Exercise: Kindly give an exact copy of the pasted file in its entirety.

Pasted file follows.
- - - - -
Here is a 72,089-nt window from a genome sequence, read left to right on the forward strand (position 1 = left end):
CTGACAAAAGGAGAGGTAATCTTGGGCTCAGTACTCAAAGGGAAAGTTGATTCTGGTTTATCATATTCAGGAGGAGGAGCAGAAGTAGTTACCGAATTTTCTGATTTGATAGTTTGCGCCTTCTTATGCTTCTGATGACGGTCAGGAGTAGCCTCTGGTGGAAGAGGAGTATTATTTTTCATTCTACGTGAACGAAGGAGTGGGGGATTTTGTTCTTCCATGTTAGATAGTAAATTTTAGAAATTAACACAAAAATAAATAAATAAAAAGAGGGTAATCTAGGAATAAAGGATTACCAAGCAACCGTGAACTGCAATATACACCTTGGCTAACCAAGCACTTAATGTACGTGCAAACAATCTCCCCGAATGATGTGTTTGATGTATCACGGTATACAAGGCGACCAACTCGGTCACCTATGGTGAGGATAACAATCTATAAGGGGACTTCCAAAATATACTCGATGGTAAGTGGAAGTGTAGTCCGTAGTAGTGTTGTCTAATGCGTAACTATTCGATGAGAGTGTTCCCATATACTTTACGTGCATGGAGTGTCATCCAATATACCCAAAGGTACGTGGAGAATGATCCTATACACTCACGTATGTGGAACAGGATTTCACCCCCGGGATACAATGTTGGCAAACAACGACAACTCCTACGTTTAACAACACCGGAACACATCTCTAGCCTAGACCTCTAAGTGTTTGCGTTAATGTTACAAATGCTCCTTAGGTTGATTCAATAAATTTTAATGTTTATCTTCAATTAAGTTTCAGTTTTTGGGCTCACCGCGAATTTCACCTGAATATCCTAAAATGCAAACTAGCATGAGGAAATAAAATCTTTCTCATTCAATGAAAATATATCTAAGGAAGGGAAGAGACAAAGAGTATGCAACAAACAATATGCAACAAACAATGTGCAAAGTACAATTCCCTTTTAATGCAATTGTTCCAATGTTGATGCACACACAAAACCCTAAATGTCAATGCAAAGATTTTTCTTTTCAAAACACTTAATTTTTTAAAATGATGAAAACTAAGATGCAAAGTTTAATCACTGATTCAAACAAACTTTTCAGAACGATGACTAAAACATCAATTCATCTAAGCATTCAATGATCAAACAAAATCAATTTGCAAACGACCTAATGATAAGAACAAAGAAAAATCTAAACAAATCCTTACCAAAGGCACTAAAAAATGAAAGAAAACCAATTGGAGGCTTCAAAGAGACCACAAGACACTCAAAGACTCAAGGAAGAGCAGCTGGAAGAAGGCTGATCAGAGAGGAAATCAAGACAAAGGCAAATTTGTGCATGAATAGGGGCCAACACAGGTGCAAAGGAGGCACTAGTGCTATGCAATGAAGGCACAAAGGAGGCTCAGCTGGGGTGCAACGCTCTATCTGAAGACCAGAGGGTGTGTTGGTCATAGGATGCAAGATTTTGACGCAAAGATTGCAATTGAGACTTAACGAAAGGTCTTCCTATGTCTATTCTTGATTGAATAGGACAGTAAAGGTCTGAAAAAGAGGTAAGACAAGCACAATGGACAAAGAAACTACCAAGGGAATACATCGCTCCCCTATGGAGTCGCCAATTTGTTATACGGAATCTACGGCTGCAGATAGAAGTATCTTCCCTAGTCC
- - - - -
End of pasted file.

Here is a 72,089-nt window from a genome sequence, read left to right on the forward strand (position 1 = left end):
CTGACAAAAGGAGAGGTAATCTTGGGCTCAGTACTCAAAGGGAAAGTTGATTCTGGTTTATCATATTCAGGAGGAGGAGCAGAAGTAGTTACCGAATTTTCTGATTTGATAGTTTGCGCCTTCTTATGCTTCTGATGACGGTCAGGAGTAGCCTCTGGTGGAAGAGGAGTATTATTTTTCATTCTACGTGAACGAAGGAGTGGGGGATTTTGTTCTTCCATGTTAGATAGTAAATTTTAGAAATTAACACAAAAATAAATAAATAAAAAGAGGGTAATCTAGGAATAAAGGATTACCAAGCAACCGTGAACTGCAATATACACCTTGGCTAACCAAGCACTTAATGTACGTGCAAACAATCTCCCCGAATGATGTGTTTGATGTATCACGGTATACAAGGCGACCAACTCGGTCACCTATGGTGAGGATAACAATCTATAAGGGGACTTCCAAAATATACTCGATGGTAAGTGGAAGTGTAGTCCGTAGTAGTGTTGTCTAATGCGTAACTATTCGATGAGAGTGTTCCCATATACTTTACGTGCATGGAGTGTCATCCAATATACCCAAAGGTACGTGGAGAATGATCCTATACACTCACGTATGTGGAACAGGATTTCACCCCCGGGATACAATGTTGGCAAACAACGACAACTCCTACGTTTAACAACACCGGAACACATCTCTAGCCTAGACCTCTAAGTGTTTGCGTTAATGTTACAAATGCTCCTTAGGTTGATTCAATAAATTTTAATGTTTATCTTCAATTAAGTTTCAGTTTTTGGGCTCACCGCGAATTTCACCTGAATATCCTAAAATGCAAACTAGCATGAGGAAATAAAATCTTTCTCATTCAATGAAAATATATCTAAGGAAGGGAAGAGACAAAGAGTATGCAACAAACAATATGCAACAAACAATGTGCAAAGTACAATTCCCTTTTAATGCAATTGTTCCAATGTTGATGCACACACAAAACCCTAAATGTCAATGCAAAGATTTTTCTTTTCAAAACACTTAATTTTTTAAAATGATGAAAACTAAGATGCAAAGTTTAATCACTGATTCAAACAAACTTTTCAGAACGATGACTAAAACATCAATTCATCTAAGCATTCAATGATCAAACAAAATCAATTTGCAAACGACCTAATGATAAGAACAAAGAAAAATCTAAACAAATCCTTACCAAAGGCACTAAAAAATGAAAGAAAACCAATTGGAGGCTTCAAAGAGACCACAAGACACTCAAAGACTCAAGGAAGAGCAGCTGGAAGAAGGCTGATCAGAGAGGAAATCAAGACAAAGGCAAATTTGTGCATGAATAGGGGCCAACACAGGTGCAAAGGAGGCACTAGTGCTATGCAATGAAGGCACAAAGGAGGCTCAGCTGGGGTGCAACGCTCTATCTGAAGACCAGAGGGTGTGTTGGTCATAGGATGCAAGATTTTGACGCAAAGATTGCAATTGAGACTTAACGAAAGGTCTTCCTATGTCTATTCTTGATTGAATAGGACAGTAAAGGTCTGAAAAAGAGGTAAGACAAGCACAATGGACAAAGAAACTACCAAGGGAATACATCGCTCCCCTATGGAGTCGCCAATTTGTTATACGGAATCTACGGCTGCAGATAGAAGTATCTTCCCTAGTCC